Application of Electrochemical Processes in Onsite Wastewater Systems: Electrocoagulation and Hypochlorite Production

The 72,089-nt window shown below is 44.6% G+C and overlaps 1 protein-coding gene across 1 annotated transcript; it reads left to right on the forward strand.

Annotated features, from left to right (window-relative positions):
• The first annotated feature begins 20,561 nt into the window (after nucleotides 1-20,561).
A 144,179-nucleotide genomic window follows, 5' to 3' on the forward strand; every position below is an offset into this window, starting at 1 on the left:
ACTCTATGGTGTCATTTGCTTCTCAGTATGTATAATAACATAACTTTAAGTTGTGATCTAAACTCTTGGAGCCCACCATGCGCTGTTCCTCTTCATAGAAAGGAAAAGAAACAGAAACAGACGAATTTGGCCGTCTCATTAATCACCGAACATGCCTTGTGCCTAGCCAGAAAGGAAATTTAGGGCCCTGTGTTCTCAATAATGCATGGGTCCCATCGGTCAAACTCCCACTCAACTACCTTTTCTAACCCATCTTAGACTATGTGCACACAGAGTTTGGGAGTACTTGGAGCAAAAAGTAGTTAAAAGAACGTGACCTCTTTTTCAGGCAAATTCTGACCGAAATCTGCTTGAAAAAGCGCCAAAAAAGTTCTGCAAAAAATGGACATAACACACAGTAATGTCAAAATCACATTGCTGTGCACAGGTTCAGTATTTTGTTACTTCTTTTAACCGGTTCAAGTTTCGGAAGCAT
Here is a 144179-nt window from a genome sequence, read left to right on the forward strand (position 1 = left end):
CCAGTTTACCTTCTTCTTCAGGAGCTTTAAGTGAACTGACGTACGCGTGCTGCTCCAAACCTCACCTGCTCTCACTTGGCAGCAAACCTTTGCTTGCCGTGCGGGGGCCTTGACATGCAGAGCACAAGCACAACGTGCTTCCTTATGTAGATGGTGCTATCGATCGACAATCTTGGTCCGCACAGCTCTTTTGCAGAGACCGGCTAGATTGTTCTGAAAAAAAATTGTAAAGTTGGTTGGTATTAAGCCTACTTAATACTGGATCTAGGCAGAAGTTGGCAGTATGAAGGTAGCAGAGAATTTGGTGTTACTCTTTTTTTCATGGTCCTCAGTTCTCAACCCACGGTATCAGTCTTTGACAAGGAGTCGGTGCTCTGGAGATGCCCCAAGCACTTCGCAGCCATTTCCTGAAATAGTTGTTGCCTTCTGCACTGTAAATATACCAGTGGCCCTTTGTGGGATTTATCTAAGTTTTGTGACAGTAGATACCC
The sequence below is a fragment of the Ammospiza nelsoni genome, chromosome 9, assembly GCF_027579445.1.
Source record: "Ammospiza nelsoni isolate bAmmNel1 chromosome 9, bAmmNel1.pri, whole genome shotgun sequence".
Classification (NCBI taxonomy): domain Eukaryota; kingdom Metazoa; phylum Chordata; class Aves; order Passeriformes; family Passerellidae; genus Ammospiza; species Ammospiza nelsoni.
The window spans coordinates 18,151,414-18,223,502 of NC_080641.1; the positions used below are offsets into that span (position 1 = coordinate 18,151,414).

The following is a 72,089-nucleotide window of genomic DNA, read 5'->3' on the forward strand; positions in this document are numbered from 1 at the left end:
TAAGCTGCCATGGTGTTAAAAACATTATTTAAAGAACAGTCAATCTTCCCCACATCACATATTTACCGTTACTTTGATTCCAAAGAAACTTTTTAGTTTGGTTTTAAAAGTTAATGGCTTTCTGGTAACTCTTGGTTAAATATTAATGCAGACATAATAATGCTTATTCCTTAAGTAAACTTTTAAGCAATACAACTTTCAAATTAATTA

Ineffective treatment of decentralized wastewater by septic systems contribute to both the spread of pathogens and increased nutrient loading in ground and surface waters. These nutrients and pathogens create economic, ecological, and public health consequences for society at large. This thesis is comprised of two studies investigating the applicability of electrochemical technologies to these problems. In the first study, a continuous manifold electrocoagulation system was used to treat representative synthetic onsite wastewater with the goal of removing nutrients. Maximally, more than 95% reduction in orthophosphates and 20% reduction in ammonia was observed at a current density of 2.8 mA/cm2, however, reduction in chemical oxygen demand was not observed. The second study was a bench scale analysis of an electrochemical cell to produce hypochlorite disinfectant tested at several operational parameters. It was found that the greatest disinfectant yields were achieved using an aluminum cathode and at low cathode to anode surface area ratio (0.5:1). This research suggests that these electrochemical techniques could be used in tandem with existing septic tank systems to improve effluent quality.